And my system initially underperformed in most of the other tests because I was using a later-model WD Black for my system drive: The problems with their firmware really affected nearly all of the benchmark tests, with the results being consistently slower than are expected for such a level of CPU overclocking and memory amount (in my case, it was likely caused by the drive spinning down and accessing simultaneously, increasing the resource load). I ditched the Black altogether and switched to a Samsung F3 drive for my system drive - and with that drive now in place, my result is now one position above yours (in the PPBM5 results list). My MPEG-2 encodes dropped from a high 129 seconds to a much more reasonable 82 seconds while my H.264 Blu-ray encode score dropped from 99 seconds to 85 seconds. And that's with my current setup's backed-off overclock to 3.67GHz (my last test with the Black was with my CPU at 3.74GHz). The biggest improvement came with the MPE timeline render test: It now took 7 seconds versus 10 seconds with the previous setup.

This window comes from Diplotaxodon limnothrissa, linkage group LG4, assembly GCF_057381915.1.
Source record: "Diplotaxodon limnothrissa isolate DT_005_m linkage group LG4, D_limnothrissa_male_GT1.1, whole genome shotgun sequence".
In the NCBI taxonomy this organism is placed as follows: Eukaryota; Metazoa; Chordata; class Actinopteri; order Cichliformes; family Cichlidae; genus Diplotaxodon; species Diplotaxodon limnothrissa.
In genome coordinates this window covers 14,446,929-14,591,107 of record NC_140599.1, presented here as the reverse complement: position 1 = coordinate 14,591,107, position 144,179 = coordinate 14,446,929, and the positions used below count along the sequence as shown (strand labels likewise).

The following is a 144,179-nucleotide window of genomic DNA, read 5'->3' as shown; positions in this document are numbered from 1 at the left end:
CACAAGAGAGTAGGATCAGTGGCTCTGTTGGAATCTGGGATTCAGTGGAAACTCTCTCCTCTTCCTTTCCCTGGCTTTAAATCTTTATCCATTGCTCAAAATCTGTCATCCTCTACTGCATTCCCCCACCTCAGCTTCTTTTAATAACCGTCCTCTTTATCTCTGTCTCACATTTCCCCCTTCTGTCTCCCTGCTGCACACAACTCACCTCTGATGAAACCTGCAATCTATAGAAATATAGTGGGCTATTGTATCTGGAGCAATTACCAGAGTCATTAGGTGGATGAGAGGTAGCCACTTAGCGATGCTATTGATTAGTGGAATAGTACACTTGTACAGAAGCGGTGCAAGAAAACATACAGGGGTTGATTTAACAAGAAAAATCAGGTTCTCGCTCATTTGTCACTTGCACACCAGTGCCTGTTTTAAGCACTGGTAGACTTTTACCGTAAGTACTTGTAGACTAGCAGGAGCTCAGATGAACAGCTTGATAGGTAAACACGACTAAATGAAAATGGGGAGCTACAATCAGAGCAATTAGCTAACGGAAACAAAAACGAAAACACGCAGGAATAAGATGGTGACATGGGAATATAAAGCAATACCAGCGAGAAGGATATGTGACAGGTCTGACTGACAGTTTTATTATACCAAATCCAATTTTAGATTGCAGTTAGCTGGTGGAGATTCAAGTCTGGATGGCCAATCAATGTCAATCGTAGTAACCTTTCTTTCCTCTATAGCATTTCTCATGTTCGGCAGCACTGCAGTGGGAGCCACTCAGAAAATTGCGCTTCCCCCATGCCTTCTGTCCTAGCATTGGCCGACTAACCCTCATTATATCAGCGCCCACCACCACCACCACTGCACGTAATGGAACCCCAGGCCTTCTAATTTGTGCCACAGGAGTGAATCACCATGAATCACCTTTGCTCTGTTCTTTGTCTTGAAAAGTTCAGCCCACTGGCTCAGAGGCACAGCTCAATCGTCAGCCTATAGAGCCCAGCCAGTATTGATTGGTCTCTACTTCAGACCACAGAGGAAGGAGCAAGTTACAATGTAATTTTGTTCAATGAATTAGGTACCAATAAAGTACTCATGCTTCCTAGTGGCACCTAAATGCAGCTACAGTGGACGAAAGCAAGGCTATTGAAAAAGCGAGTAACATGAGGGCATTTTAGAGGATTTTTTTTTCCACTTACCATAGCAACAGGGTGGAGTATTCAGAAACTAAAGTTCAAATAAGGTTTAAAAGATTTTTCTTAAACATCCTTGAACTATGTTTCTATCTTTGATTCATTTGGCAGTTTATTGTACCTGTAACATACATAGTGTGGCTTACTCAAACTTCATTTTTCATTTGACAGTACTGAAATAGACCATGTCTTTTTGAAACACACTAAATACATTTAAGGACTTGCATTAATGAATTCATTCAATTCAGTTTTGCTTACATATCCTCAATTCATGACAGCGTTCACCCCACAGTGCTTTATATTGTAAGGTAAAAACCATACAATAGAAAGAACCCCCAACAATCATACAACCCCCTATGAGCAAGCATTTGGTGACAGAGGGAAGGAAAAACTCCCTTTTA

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Old September 24th, 2010, 06:12 PM   #7
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Randall, another issue could be the PCIe slot the Areca sits in. Because there are 2 CPUs, certain PCIe slots are controlled by either CPU1 or CPU2. The HP includes software that shows all system resources and all BIOS settings, and it shows the PCIe x8 2.0 slot that the Areca sits in is connected to CPU1 and the Areca does not like the PCIe 2.0 x16 slots so the only other free PCIe 2.0 x8 slot is connected to CPU2.

The really odd thing is that I get 560MB/s write on the 6-drive Raid 5 array (using BlackMagic's Disk test), which should relate to a much quicker AVI test.